if you want to see Crison and me in the same stadium, you must bid him slacken his speed to mine, for I cannot run quickly, and he can run slowly.
firstmonday has a wonderful paper “More, Faster, Better: Governance in an Age of Overload, Busyness, and Speed” basically arguing that the vast sources of information has a rather paradoxical effect: the abundance of information rather disconnects and distances us from ourselves and the world around us.
Immersed in a sea of media, information sources, technologies and devices, many of us are now becoming aware of the downside â€” some would say the dark side â€” of these powerful new modes of communicating and acting.
The mere number of papers being published even in my most genuine area of interest is impossible to monitor at the end of 2006 – bioscience looses more and more scientia. Although papers still have a “discussion” section, there is no more discussion as references are getting more and more eclectic.
The Levy paper in firstmonday is a “must read” – in particular the chapter on
Vannevar Bush, an American born in 1890, was trained as an electrical engineer and for the first part of his career worked as a professor and an administrator at MIT…. Bush was famous enough to appear on the cover of Time in April of 1944. Yet today he is best remembered not for his technical work or his contribution to winning the war, but for an article he published in the Atlantic Monthly in July, 1945, titled â€œAs We May Thinkâ€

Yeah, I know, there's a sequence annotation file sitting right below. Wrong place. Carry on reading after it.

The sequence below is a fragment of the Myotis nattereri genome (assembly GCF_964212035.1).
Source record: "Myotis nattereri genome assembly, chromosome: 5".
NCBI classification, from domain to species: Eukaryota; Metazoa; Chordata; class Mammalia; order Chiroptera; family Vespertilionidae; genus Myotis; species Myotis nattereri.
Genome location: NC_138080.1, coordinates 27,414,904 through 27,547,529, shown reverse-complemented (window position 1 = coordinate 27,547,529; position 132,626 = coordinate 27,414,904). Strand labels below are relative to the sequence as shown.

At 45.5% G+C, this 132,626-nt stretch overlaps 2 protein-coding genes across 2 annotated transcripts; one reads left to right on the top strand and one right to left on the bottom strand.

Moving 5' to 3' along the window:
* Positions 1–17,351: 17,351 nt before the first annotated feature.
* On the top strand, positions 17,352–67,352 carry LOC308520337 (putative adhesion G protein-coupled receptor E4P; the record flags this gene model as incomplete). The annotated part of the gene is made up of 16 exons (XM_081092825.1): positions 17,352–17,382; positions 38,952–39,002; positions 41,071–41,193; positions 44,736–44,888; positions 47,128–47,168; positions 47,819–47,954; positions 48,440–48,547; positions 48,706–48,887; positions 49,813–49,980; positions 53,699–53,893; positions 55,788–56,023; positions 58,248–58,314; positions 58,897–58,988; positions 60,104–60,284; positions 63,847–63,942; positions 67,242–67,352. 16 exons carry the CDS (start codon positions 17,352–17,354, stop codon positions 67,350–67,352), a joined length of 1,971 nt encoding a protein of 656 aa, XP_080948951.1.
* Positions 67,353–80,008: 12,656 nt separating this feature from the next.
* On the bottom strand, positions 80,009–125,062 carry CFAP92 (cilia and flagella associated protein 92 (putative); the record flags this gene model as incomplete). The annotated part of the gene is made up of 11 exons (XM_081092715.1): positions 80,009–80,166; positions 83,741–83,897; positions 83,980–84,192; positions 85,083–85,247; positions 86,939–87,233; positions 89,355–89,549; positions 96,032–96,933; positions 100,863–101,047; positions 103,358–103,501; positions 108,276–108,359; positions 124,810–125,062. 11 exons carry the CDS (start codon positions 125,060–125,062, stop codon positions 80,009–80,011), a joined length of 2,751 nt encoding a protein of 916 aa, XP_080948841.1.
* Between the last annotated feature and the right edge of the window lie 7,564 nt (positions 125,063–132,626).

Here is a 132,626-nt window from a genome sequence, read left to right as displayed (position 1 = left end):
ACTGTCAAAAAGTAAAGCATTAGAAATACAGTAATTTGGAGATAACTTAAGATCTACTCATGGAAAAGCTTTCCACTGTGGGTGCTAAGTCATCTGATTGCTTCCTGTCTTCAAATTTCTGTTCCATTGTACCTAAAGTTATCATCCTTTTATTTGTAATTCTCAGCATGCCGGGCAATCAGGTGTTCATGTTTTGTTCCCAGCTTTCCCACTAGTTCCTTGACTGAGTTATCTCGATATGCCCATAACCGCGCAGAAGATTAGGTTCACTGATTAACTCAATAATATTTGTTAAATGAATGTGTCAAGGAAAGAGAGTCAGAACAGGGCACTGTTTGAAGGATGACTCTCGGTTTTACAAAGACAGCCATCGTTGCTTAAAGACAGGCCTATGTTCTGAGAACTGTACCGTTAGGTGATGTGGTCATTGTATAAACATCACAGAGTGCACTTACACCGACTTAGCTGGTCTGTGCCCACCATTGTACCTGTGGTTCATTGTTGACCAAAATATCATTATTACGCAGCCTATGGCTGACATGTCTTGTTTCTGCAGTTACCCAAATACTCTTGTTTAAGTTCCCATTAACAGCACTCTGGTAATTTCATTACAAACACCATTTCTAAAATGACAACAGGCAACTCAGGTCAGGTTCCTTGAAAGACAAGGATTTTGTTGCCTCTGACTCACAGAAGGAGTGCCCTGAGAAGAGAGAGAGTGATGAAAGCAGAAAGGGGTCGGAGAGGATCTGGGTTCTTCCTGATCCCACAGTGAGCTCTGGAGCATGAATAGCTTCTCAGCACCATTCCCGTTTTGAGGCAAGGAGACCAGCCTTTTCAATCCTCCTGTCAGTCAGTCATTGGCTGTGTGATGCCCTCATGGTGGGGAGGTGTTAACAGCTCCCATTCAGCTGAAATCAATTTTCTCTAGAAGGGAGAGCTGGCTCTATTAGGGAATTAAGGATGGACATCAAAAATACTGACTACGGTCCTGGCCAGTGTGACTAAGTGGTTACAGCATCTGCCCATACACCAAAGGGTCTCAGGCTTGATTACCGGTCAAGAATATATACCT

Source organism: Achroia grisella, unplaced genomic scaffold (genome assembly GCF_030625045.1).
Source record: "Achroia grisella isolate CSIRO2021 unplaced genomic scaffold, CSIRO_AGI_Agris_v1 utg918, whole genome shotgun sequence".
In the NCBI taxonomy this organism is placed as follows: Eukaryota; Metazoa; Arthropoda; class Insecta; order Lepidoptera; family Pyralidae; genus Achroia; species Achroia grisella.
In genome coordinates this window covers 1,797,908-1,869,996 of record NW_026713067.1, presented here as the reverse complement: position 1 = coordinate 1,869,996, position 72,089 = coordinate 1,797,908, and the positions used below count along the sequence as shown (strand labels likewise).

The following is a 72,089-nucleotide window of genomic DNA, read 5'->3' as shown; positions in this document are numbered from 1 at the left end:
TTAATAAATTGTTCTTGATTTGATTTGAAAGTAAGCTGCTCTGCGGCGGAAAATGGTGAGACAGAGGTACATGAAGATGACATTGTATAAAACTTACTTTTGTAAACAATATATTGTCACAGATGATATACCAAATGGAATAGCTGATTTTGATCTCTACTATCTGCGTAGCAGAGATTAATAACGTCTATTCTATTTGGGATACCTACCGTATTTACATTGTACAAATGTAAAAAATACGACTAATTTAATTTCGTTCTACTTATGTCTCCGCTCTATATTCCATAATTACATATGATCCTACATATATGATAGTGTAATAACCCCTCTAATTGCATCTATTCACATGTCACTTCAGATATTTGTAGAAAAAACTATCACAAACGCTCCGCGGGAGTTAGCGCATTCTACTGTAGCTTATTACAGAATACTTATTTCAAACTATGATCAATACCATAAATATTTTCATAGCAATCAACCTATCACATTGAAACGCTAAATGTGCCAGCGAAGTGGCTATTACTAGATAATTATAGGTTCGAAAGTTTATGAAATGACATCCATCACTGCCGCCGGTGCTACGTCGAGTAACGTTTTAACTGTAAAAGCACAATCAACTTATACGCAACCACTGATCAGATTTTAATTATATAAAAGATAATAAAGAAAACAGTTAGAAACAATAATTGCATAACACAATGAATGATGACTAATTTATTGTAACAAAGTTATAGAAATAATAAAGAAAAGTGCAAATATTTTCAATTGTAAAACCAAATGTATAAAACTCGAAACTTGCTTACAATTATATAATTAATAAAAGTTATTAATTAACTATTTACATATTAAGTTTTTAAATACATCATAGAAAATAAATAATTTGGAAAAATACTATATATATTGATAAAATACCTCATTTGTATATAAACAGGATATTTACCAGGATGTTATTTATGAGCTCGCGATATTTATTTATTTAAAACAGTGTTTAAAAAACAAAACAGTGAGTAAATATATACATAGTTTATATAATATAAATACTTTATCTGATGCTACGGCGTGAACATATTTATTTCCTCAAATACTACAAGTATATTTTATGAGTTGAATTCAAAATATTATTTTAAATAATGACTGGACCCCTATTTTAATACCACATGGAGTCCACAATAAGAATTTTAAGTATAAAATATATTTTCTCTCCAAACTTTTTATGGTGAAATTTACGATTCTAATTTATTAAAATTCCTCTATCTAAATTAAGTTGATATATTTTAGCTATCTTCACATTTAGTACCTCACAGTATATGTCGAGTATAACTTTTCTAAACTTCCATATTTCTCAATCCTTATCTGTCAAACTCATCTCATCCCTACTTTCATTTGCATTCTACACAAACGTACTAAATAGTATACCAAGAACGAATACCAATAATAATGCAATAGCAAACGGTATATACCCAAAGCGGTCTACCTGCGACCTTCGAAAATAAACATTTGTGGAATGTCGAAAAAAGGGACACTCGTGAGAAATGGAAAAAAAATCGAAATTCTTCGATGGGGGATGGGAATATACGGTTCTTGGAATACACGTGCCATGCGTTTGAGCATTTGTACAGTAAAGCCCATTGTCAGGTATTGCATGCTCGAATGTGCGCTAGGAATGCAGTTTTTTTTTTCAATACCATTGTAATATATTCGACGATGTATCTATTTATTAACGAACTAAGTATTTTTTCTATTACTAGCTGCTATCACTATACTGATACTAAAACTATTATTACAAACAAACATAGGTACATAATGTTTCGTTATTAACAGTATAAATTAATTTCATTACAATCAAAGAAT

and what he says about two kinds of thought: routine or repetitive or logical thinking along an accepted groove – literature scan, arithmetic operations all that technical stuff that can be automated: In contrast there is mature, creative thought, deep, original thinking, reasoning – without any mechanical substitute. Levy makes the point that
Certainly the easy availability of information and the increasing pace of life can at times be empowering and even exhilarating, but too much stimulation can lead to numbing, a loss of focus, and withdrawal: it can dumb down, enervate and even stupefy.
the information overload (with less reliable, often questionable) information leads to a deprivation of mature thinking that severely affects now the academic world
Yet todayâ€™s universities â€” their faculty, students, and staff â€” are increasingly caught up in the current cultural frenzy; academics are now busier and more overloaded than ever before. The pressure on faculty to obtain outside funding is intense and increasing as the pool of available funds shrinks; time spent searching for potential funding sources, writing grant proposals, and shepherding them through intricate bureaucratic procedures is simply added on to the other expectations of the job…. increased student expectations that instructors should and will be available for consultation at all hours of the day and night, weekends included. Eâ€“mail has also made professors that much more reachable by the general public, the press, and academics at other institutions…
What can be done? Prescreening of relevant science by (institutionalised) editors or (anarchic) blogs? And by which criteria?